Search Result for "exhibit":
1. an object or statement produced before a court of law and referred to while giving evidence;
2. something shown to the public;
- Example: "the museum had many exhibits of oriental art"
[syn: display, exhibit, showing]
1. show an attribute, property, knowledge, or skill;
- Example: "he exhibits a great talent"
2. to show, make visible or apparent;
- Example: "The Metropolitan Museum is exhibiting Goya's works this month"
- Example: "Why don't you show your nice legs and wear shorter skirts?"
- Example: "National leaders will have to display the highest skills of statesmanship"
[syn: expose, exhibit, display]
3. give an exhibition of to an interested audience;
- Example: "She shows her dogs frequently"
- Example: "We will demo the new software in Washington"
[syn: show, demo, exhibit, present, demonstrate]
4. walk ostentatiously;
- Example: "She parades her new husband around town"
[syn: parade, exhibit, march]
The Collaborative International Dictionary of English v.0.48:
Exhibit \Ex*hib"it\, v. t. [imp. & p. p. Exhibited; p. pr. & vb. n. Exhibiting.] [L. exhibitus, p. p. of exhibere to hold forth, to tender, exhibit; ex out + habere to have or hold. See Habit.] 1. To hold forth or present to view; to produce publicly, for inspection; to show, especially in order to attract notice to what is interesting; to display; as, to exhibit commodities in a warehouse, a picture in a gallery. [1913 Webster] Exhibiting a miserable example of the weakness of mind and body. --Pope. [1913 Webster] 2. (Law) To submit, as a document, to a court or officer, in course of proceedings; also, to present or offer officially or in legal form; to bring, as a charge. [1913 Webster] He suffered his attorney-general to exhibit a charge of high treason against the earl. --Clarendon. [1913 Webster] 3. (Med.) To administer as a remedy; as, to exhibit calomel. [1913 Webster] To exhibit a foundation or prize, to hold it forth or to tender it as a bounty to candidates. To exibit an essay, to declaim or otherwise present it in public. [Obs.] [1913 Webster]The Collaborative International Dictionary of English v.0.48:
Exhibit \Ex*hib"it\, n. 1. Any article, or collection of articles, displayed to view, as in an industrial exhibition; a display; as, this exhibit was marked A; the English exhibit. [1913 Webster] 2. (Law) A document produced and identified in court for future use as evidence. [1913 Webster]WordNet (r) 3.0 (2006):
exhibit n 1: an object or statement produced before a court of law and referred to while giving evidence 2: something shown to the public; "the museum had many exhibits of oriental art" [syn: display, exhibit, showing] v 1: show an attribute, property, knowledge, or skill; "he exhibits a great talent" 2: to show, make visible or apparent; "The Metropolitan Museum is exhibiting Goya's works this month"; "Why don't you show your nice legs and wear shorter skirts?"; "National leaders will have to display the highest skills of statesmanship" [syn: expose, exhibit, display] 3: give an exhibition of to an interested audience; "She shows her dogs frequently"; "We will demo the new software in Washington" [syn: show, demo, exhibit, present, demonstrate] 4: walk ostentatiously; "She parades her new husband around town" [syn: parade, exhibit, march]Moby Thesaurus II by Grady Ward, 1.0:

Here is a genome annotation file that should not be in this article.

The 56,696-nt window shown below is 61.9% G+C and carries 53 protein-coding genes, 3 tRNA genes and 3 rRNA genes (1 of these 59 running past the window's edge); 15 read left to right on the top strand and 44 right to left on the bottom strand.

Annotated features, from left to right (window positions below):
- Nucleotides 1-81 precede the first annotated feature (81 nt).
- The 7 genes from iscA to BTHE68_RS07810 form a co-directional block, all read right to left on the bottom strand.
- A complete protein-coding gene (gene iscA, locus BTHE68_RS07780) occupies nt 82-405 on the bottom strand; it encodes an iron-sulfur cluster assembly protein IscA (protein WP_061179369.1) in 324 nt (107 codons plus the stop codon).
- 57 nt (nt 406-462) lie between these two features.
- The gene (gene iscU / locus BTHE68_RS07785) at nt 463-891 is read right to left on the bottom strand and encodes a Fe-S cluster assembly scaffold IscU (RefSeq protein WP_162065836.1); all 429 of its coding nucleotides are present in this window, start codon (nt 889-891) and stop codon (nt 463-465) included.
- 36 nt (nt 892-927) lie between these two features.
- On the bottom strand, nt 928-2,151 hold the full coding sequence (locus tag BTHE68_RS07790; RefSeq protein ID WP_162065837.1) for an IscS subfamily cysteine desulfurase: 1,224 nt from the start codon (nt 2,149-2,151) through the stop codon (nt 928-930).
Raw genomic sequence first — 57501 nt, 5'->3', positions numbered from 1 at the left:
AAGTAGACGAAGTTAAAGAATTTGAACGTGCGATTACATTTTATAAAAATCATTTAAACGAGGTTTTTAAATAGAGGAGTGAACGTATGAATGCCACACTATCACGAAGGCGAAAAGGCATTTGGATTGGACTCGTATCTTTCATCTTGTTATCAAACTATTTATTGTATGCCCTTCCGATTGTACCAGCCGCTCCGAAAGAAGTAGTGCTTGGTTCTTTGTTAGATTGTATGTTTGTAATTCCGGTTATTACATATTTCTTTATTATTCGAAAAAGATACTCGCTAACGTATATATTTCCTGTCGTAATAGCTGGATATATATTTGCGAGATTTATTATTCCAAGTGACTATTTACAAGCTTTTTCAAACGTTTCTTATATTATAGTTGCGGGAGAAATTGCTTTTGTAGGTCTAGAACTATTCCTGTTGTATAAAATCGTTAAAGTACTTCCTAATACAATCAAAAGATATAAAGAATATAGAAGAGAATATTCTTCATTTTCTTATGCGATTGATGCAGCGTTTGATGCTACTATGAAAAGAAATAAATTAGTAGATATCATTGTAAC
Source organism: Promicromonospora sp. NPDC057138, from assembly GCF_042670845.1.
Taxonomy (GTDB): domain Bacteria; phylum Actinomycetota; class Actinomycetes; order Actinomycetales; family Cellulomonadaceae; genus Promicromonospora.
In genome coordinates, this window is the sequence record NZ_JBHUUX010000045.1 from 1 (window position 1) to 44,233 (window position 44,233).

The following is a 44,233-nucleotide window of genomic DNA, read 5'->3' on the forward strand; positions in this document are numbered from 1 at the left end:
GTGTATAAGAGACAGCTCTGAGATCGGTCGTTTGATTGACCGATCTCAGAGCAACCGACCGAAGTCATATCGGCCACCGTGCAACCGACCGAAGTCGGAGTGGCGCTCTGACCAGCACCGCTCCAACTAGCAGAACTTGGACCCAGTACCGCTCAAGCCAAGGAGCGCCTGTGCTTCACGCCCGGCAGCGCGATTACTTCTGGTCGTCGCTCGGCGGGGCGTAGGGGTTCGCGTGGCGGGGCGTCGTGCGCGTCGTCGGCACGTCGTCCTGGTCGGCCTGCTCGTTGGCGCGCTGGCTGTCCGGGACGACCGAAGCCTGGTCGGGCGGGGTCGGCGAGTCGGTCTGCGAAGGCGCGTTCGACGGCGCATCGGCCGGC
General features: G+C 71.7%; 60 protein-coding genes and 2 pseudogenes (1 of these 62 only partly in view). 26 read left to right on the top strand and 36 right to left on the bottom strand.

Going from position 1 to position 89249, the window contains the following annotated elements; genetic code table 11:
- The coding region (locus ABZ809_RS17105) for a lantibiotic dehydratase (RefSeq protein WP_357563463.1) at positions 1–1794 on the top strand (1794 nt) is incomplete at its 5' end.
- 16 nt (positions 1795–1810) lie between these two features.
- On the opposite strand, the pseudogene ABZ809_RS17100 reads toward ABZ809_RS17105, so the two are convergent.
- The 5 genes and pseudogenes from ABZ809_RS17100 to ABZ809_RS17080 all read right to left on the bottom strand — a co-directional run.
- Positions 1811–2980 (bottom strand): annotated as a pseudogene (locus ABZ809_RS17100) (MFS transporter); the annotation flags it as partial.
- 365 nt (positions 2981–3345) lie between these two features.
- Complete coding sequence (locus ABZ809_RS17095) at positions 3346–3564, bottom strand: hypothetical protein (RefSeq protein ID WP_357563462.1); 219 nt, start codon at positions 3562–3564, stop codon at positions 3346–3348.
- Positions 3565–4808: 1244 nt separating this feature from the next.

166 Moby Thesaurus words for "exhibit": advertise, affect, air, approve, argue, attest, basis for belief, benefit, bespeak, betoken, betray, bill, blazon forth, body of evidence, brandish, breathe, bring forth, bring forward, bring into view, bring out, bring to notice, chain of evidence, clue, connote, cosmorama, cyclorama, dangle, data, datum, debut, demonstrate, demonstration, denote, develop, diorama, disclose, display, disport, divulge, documentation, dramatize, emblazon, embody, enact, enactment, entertainment, evidence, evince, exemplify, exhibition, expose, expose to view, exposition, exposure, express, fact, facts, fair, farewell performance, flash, flaunt, flesh show, flourish, furnish evidence, georama, give indication of, give sign, give token, go to show, grounds, grounds for belief, highlight, hold up, illuminate, illustrate, imply, incarnate, indicate, indication, involve, item of evidence, light show, make clear, make plain, manifest, manifestation, mark, material grounds, materialize, mean, muniments, mute witness, myriorama, offer, opening, ostentation, pageant, pageantry, panorama, parade, perform, performance, phantasmagoria, piece of evidence, point to, pomp, premiere, premises, present, presentation, presentment, proclaim, produce, production, projection, proof, psychedelic show, put forth, put forward, reason to believe, relevant fact, represent, representation, retrospective, reveal, roll out, set forth, shifting scene, show, show forth, show off, show signs of, showing, sight, sign, signalize, signify, speak for itself, speak volumes, spectacle, sport, spotlight, stage presentation, stage show, suggest, swan song, symptom, symptomatize, tableau, tableau vivant, tell, tend to show, theatrical performance, token, trot out, trumpet, trumpet forth, tryout, unfold, unfolding, unfoldment, unveiling, varnishing day, vaunt, vernissage, waveBouvier's Law Dictionary, Revised 6th Ed (1856):
EXHIBIT, practice. Where a paper or other writing is on motion, or on other occasion, proved; or if an affidavit to which the paper writing is annexed, refer to it, it is usual to mark the same with a capital letter, and to add, "This paper writing marked with the letter A, was shown to the deponent at the time of his being sworn by me, and is the writing by him referred to in the affidavit annexed hereto." Such paper or other writing, with this attestation, signed by the judge or other person before whom the affidavit shall have been sworn, is called an exhibit. Vide Stra. 674; 2 P. Wms. 410; Gresl. Eq. Ev. 98.